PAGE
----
A decreased sense of smell can increase the risk of developing depression in the elderly, a recent study has found.

Hyposomia is a condition in which a person has decreased or complete loss of smell. It can occur due to allergies, infections, smoking, hormonal imbalance, use of recreational drugs and head injury. Hyposomia is also considered a sign of neurological conditions such as Parkinson's disease, multiple sclerosis (MS) and Alzheimer's disease.

In the latest study, researchers evaluated the association between the loss of smell in the elderly and the development of depression later in life.

"We've seen repeatedly that a poor sense of smell can be an early warning sign of neurodegenerative diseases such as Alzheimer's disease and Parkinson's disease, as well as a mortality risk. This study underscores its association with depressive symptoms," said Vidya Kamath, the lead author of the study from Johns Hopkins University School of Medicine in Baltimore.

"Additionally, this study explores factors that might influence the relationship between olfaction and depression, including poor cognition and inflammation," she added.

The team used data from another study – the Health, Aging and Body Composition Study (Health ABC) – and evaluated more than 2,100 community-dwelling older adults over eight years. At the beginning of the study in 1997, the participants who were aged between 70 to 73 could perform normal physical activities such as walking and climbing steps.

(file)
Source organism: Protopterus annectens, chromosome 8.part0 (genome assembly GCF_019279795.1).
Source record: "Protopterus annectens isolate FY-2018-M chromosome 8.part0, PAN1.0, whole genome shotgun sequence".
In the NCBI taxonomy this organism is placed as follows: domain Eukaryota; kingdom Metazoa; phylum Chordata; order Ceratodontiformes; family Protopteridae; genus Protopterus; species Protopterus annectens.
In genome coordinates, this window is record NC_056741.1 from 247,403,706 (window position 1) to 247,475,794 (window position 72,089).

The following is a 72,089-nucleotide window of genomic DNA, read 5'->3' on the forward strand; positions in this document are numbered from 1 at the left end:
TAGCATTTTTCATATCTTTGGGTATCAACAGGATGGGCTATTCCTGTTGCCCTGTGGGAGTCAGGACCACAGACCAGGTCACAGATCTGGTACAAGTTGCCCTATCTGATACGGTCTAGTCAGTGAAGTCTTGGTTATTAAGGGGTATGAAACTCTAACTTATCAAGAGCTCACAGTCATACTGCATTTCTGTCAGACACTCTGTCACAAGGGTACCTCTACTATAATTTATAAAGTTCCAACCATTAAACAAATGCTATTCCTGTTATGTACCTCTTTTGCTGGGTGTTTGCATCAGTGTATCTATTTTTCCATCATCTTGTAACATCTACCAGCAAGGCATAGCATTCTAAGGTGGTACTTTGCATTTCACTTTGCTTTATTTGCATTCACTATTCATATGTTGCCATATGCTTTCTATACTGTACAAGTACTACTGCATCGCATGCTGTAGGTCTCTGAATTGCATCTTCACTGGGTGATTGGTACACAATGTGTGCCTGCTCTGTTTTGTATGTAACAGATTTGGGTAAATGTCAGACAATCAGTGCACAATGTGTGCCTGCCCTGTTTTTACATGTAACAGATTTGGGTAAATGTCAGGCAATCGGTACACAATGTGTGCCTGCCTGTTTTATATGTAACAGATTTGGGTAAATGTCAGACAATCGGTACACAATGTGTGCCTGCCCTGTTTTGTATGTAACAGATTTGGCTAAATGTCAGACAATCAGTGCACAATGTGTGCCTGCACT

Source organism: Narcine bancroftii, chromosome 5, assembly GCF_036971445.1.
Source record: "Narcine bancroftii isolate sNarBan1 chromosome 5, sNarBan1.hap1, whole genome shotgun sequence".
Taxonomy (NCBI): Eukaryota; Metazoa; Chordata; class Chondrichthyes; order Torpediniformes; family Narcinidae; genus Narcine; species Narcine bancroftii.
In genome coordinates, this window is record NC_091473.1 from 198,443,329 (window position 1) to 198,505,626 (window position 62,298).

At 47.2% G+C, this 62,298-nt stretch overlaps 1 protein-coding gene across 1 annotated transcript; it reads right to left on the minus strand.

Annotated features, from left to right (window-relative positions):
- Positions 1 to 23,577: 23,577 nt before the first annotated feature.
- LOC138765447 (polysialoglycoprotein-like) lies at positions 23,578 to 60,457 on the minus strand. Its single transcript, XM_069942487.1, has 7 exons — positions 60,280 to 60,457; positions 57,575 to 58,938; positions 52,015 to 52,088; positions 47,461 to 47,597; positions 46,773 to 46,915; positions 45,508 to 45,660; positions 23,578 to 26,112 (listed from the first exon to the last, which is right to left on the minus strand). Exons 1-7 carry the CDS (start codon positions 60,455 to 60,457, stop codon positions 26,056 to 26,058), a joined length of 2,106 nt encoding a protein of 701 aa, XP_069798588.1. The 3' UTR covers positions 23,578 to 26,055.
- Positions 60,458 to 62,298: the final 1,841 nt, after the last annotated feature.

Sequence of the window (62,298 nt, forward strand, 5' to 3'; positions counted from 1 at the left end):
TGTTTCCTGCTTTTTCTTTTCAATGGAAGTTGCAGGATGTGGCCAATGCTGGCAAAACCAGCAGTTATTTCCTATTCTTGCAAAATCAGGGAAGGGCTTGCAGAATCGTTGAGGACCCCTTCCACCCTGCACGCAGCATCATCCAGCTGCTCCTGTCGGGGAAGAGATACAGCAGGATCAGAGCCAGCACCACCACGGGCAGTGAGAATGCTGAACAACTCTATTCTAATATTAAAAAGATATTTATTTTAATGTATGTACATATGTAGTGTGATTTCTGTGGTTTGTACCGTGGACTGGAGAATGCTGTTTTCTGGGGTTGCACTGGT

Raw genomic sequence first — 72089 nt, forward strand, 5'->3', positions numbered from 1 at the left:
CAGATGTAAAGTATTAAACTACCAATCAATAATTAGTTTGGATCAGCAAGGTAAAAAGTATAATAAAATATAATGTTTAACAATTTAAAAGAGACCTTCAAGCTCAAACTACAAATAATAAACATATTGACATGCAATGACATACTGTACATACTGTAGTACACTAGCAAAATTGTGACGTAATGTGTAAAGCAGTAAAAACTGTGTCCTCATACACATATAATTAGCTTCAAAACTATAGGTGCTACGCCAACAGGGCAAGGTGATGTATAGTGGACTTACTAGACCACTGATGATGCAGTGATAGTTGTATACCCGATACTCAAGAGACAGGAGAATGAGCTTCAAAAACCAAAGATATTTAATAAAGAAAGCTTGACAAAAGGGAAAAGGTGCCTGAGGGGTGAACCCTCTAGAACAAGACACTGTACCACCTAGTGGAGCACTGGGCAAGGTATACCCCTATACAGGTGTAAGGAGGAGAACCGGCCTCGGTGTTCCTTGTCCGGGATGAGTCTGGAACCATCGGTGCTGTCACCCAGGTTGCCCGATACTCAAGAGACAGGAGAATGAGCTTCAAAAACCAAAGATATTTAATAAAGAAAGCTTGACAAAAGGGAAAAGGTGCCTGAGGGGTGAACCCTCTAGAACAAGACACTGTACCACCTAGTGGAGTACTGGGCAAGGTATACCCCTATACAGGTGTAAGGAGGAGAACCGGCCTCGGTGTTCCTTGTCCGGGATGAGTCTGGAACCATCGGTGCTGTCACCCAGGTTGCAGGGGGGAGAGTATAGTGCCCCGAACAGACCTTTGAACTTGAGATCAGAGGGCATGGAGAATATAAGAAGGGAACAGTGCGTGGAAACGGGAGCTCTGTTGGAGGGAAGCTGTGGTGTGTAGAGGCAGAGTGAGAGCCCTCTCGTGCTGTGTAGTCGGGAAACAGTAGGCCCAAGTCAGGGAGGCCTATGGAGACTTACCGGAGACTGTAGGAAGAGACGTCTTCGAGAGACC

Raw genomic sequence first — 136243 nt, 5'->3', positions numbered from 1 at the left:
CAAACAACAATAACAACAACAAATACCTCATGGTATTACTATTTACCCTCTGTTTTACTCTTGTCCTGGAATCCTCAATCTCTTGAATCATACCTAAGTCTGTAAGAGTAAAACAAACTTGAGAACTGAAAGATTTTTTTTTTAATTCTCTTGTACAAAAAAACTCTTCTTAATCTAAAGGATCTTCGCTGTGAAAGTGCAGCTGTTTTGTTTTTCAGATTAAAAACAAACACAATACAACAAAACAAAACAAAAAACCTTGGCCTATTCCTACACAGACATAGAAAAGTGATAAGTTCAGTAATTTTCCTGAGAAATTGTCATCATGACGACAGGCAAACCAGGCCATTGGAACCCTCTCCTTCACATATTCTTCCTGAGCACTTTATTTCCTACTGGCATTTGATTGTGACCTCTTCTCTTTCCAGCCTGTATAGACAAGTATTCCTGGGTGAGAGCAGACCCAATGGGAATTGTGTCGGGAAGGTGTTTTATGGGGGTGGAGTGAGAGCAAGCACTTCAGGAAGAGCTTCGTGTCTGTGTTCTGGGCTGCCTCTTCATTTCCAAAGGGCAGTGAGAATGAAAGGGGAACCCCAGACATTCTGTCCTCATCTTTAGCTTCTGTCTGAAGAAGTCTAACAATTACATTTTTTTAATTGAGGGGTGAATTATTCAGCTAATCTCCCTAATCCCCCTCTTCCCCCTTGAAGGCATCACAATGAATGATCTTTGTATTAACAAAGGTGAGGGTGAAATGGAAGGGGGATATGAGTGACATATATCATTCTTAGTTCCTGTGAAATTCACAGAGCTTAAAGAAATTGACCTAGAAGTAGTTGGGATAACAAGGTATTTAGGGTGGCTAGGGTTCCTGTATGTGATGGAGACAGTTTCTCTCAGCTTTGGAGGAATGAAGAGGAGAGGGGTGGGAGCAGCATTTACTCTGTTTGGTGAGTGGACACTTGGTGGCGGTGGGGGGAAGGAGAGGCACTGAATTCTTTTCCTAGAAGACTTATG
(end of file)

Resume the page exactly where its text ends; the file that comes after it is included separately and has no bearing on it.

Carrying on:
Researchers followed them up every year and their health conditions were screened. After two years, 28% of the participants showed a decreased sense of smell and 24% had a profound loss of smell. During the follow-up period, around 25% of participants developed significant depressive symptoms.

The researchers observed that those with decreased or significant loss of smell had an increased risk of developing significant depressive symptoms.

Olfaction and depression may be linked through both biological and behavioral routes, the researchers said. The olfactory bulb responsible for processing the sense of smell in the brain interacts closely with the brain structures responsible for regulating memory, decision-making and emotional responses.

"Losing your sense of smell influences many aspects of our health and behavior, such as sensing spoiled food or noxious gas, and eating enjoyment. Now we can see that it may also be an important vulnerability indicator of something in your health gone awry. The smell is an important way to engage with the world around us, and this study shows it may be a warning sign for late-life depression," Kamath said.

The researchers plan to investigate if smell can be used to help treat depression later in life.